The Vote’s in YOUR COURT - Judicial Merit Retention
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Florida Bar merit retention poll
The statewide merit retention judicial poll for Florida Supreme Court justices and District Courts of Appeal judges is conducted every two years by The Florida Bar. In-state members are asked to rate judges and justices who are up for retention and of whom they have direct knowledge. The merit retention poll is supervised by the Judicial Administration & Evaluation Committee of The Florida Bar.
2016 merit retention poll results
The 2016 merit retention poll was mailed to in-state Florida Bar members on Aug. 15 and the results were released Sept. 13:
Florida Bar news release
Elections 2016: First Coast Voters Weighing In On Judge Retention (WJCT, Oct. 17)
Times recommends: Yes on merit retention for Justices Canady, Labarga and Polston (Tampa Bay Times, Oct. 14)
Times recommends: Vote yes to retain 2nd DCA judges (Tampa Bay Times, Oct. 14)
Editorial: Vote ‘yes’ to retain state Supreme Court, 4th DCA judges (Palm Beach Post, Oct. 14)
Editorial: Vote to retain all 13 Florida appeal judges (Naples Daily News, Oct. 13)
Editorial: Retain justices and appellate judges (Ocala StarBanner, Oct. 12)
Editorial: Retain justices and appellate judges (Sarasota Herald-Tribune, Oct. 11)
Voters get say on justices, appellate judges (The Ledger, Oct. 7)
Florida Supreme Court judges face merit retention votes Nov. 8 (Orlando Sentinel, Oct. 6)
3 state Supreme Court, 6 Fourth DCA judges up for merit retention (Palm Beach Post, Oct. 6)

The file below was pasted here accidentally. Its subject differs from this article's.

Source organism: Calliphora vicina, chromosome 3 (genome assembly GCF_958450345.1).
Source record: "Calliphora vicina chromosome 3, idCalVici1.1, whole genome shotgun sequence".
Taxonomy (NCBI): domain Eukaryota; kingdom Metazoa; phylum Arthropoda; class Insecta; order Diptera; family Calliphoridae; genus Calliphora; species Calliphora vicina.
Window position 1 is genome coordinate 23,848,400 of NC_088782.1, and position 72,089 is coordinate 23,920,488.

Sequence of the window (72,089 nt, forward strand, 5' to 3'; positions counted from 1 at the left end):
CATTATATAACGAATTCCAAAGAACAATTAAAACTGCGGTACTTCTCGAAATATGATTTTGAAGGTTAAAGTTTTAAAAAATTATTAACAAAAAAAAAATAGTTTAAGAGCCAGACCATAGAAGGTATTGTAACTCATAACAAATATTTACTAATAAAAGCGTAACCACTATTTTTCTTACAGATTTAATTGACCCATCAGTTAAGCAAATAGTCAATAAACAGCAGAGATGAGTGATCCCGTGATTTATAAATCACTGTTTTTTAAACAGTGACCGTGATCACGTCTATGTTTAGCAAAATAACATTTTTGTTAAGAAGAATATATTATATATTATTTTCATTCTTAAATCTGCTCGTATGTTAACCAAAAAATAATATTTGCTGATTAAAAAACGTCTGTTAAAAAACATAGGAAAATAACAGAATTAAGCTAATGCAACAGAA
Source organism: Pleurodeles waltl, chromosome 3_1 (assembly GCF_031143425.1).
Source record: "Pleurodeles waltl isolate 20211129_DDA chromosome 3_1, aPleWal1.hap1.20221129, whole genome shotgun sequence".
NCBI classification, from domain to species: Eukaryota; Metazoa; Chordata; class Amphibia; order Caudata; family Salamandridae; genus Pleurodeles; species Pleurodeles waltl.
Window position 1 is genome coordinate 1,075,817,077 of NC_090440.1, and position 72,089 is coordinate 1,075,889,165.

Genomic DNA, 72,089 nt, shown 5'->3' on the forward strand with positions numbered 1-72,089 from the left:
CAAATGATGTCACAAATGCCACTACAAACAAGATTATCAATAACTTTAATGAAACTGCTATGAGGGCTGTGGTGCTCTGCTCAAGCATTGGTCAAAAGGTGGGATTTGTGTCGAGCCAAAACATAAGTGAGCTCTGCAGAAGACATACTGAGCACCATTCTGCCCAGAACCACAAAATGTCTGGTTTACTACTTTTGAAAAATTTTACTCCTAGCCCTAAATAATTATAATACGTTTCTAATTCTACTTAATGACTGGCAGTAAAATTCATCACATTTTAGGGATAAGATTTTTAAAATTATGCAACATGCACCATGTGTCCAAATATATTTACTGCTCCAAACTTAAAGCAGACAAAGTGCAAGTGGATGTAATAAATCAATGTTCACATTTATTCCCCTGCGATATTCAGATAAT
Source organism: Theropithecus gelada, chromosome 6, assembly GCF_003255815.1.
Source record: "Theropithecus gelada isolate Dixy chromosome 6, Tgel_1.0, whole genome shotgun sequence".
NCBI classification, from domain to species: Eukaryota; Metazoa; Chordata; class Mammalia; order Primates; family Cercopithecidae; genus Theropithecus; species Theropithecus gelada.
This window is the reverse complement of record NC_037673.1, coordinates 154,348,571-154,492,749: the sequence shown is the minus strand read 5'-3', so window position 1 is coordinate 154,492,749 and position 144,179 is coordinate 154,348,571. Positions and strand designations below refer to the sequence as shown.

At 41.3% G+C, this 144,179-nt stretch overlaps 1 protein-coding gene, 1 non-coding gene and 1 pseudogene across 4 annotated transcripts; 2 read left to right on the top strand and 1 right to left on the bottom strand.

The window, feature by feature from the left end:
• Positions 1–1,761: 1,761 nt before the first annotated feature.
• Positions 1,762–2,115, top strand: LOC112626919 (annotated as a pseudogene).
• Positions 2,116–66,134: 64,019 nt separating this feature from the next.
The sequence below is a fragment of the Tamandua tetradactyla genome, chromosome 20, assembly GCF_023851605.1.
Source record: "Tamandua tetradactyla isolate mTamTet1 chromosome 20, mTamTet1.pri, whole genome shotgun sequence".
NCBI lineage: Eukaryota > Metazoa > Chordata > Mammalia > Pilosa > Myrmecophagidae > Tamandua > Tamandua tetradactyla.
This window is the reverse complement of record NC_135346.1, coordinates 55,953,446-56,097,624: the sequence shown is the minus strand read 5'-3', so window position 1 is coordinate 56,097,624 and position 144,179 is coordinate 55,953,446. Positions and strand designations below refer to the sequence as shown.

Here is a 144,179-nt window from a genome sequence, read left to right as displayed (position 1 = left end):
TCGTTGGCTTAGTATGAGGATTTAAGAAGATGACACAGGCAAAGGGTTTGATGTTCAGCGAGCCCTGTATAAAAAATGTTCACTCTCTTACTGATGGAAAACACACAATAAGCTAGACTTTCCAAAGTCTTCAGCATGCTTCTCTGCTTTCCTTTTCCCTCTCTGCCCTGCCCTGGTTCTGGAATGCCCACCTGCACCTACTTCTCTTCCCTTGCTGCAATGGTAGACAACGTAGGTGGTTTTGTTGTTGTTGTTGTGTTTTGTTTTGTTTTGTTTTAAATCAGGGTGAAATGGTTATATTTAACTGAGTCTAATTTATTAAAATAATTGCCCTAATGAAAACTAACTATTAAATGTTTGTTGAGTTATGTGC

Keep justices, appellate judges: Endorsements 2016 (Orlando Sentinel, Oct. 4)
Strong support for justices, judges (Jacksonville Daily Record, Sept. 26)
Lawyers rate jurists facing retention vote (Florida Bar News, Sept. 13)
Poll: Bar members like current judges (The Ledger, Sept. 13)
Poll: Bar members like current judges (News4Jax, Sept. 13)
Florida law requires Florida Supreme Court justices and appeals court judges to be placed on the ballot in nonpartisan elections every six years, so voters can determine whether the judges or justices should remain on their courts for another six-year term.These are called "merit retention" elections. In 2016, three Supreme Court justices and 28 of the state's 62 appeals court judges will be on the ballot.
The 2016 Guide has answers to questions such as:
- What is the difference between a county and circuit court judge and an appellate judge?
- Why is it important to vote in judicial elections and merit retention elections?
- What exactly does a judge do?
Guia para los votantes en español
Videos: Merit Selection and Retention
- The Florida Division of Elections has information about candidates, election laws and more.
- Sources of authority and guidance regarding political activity by judges and judicial campaigns. This page includes links to many of the laws, rules and opinions governing candidates running for judicial office.
- Frequently Asked Questions on Merit Retention
- Details about the merit retention poll and results from past years
- Florida Supreme Court page on merit retention